Just because you give two weeks notice, that does not mean that they have to keep you as an employee for those two weeks. They can fire you or agree to accept your resignation immediately to save money. To be on the safe side and not tick off your employer for letters of reference in the future, and to be sure that you have July covered in insurance, I would give your two weeks notice on July 1st and either work those 2 weeks or hope that they just tell you that you are free to leave.
Mr Leroi's answer is spot on. In addition, although most company's pay the two weeks, there is no law requiring them to do so. Many employers who think they are being used will walk the employee to the door the monument they quit and not pay the two weeks. It is always bad form to quit without notice, but there is no law requiring notice either. You actions should be governed by your relationship and your need for future references. If you have a good relationship take it straight up, give the notice and hope the company will keep you there to July 5th. In fact, be prepare to argue why they should keep you there. Good luck.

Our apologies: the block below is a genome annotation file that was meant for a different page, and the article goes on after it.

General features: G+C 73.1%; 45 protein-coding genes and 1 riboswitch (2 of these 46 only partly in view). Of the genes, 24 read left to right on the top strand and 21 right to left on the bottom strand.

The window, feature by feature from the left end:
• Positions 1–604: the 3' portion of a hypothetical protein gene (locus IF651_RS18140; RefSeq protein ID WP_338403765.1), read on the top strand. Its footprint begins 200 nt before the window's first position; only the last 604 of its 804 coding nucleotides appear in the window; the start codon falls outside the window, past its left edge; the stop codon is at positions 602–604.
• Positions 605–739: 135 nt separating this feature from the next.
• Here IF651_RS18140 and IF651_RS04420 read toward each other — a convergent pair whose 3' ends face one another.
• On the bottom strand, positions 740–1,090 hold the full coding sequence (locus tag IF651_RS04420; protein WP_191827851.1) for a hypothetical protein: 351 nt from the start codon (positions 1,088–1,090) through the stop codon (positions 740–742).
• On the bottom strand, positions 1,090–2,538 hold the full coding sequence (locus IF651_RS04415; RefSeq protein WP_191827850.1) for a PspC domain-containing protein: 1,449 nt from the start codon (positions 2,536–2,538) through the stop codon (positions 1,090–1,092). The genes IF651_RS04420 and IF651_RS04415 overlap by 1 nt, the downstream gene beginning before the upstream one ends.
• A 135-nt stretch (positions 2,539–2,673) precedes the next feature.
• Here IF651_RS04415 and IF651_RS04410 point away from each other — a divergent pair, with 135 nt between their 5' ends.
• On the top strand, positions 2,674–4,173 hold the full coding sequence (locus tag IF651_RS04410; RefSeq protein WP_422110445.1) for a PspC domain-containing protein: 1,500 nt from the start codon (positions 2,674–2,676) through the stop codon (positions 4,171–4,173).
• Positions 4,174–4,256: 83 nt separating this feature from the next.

Answering this quetion does not establish an attorney client relation. The answer is for educational purposes only. You should consult an attorney for your circumstances.